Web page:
26 CFR § 1.118-1 - Contributions to the capital of a corporation.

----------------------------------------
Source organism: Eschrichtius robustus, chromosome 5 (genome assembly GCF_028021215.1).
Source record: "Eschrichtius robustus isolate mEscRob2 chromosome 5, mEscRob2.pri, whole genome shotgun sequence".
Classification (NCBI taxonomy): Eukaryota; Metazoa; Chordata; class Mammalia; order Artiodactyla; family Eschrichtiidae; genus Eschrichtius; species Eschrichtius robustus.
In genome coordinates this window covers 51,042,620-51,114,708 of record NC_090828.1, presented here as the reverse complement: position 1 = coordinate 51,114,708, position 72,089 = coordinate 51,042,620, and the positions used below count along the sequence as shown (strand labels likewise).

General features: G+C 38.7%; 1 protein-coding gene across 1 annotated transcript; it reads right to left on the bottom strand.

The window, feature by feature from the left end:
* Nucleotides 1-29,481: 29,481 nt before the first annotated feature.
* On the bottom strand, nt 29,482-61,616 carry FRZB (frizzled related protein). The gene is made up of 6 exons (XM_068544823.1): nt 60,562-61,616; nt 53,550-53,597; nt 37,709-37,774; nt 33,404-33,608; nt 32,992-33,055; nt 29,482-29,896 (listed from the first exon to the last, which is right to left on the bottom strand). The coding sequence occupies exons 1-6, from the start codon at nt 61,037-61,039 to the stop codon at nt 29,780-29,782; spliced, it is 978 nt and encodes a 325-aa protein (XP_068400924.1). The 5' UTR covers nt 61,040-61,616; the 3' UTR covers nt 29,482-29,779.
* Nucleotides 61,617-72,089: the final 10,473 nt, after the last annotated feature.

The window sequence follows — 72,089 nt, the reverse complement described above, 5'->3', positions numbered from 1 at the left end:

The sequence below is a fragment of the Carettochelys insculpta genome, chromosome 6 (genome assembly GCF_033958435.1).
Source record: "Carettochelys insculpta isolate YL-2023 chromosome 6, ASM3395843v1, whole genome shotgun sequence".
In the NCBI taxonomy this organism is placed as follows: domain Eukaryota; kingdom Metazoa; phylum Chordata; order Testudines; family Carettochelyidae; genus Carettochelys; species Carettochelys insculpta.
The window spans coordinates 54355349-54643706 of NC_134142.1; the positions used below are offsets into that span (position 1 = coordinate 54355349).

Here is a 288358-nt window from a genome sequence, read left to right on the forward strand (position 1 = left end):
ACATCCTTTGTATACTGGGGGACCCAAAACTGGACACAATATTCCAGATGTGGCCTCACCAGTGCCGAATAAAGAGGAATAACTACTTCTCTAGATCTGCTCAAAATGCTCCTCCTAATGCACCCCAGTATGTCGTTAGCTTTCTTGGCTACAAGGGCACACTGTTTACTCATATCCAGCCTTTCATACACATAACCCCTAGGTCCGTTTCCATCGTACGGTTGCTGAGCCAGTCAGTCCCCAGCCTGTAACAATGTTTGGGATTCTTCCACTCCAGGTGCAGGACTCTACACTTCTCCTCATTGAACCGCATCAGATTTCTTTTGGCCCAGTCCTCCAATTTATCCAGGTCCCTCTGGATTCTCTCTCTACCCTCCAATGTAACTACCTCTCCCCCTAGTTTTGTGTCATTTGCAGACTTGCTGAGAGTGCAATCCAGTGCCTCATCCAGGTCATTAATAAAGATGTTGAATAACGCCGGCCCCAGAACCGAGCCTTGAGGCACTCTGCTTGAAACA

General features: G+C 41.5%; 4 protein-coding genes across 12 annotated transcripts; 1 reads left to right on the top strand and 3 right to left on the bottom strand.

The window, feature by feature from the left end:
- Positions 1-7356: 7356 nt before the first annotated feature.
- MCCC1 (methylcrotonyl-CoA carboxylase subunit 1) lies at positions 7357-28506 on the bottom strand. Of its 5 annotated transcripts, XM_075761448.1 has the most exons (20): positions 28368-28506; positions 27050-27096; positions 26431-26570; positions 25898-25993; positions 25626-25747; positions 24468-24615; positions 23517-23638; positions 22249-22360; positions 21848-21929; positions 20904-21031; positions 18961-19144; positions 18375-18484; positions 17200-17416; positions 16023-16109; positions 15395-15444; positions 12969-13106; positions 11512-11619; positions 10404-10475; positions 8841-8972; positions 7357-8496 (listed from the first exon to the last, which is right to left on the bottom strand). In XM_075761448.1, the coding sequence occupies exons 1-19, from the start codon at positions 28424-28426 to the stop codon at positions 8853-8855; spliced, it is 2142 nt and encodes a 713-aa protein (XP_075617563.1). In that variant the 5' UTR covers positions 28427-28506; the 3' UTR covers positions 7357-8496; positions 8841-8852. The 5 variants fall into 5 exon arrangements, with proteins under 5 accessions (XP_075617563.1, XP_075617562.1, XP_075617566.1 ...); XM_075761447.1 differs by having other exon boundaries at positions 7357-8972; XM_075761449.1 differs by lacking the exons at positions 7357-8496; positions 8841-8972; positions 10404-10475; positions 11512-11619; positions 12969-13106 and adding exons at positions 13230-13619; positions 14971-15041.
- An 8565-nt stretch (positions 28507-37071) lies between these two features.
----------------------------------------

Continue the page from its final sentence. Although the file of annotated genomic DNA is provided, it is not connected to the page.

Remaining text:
In the case of a corporation, section 118 provides an exclusion from gross income with respect to any contribution of money or property to the capital of the taxpayer. Thus, if a corporation requires additional funds for conducting its business and obtains such funds through voluntary pro rata payments by its shareholders, the amounts so received being credited to its surplus account or to a special account, such amounts do not constitute income, although there is no increase in the outstanding shares of stock of the corporation. In such a case the payments are in the nature of assessments upon, and represent an additional price paid for, the shares of stock held by the individual shareholders, and will be treated as an addition to and as a part of the operating capital of the company. Section 118 also applies to contributions to capital made by persons other than shareholders. For example, the exclusion applies to the value of land or other property contributed to a corporation by a governmental unit or by a civic group for the purpose of inducing the corporation to locate its business in a particular community, or for the purpose of enabling the corporation to expand its operating facilities. However, the exclusion does not apply to any money or property transferred to the corporation in consideration for goods or services rendered, or to subsidies paid for the purpose of inducing the taxpayer to limit production. See section 362 for the basis of property acquired by a corporation through a contribution to its capital by its stockholders or by nonstockholders.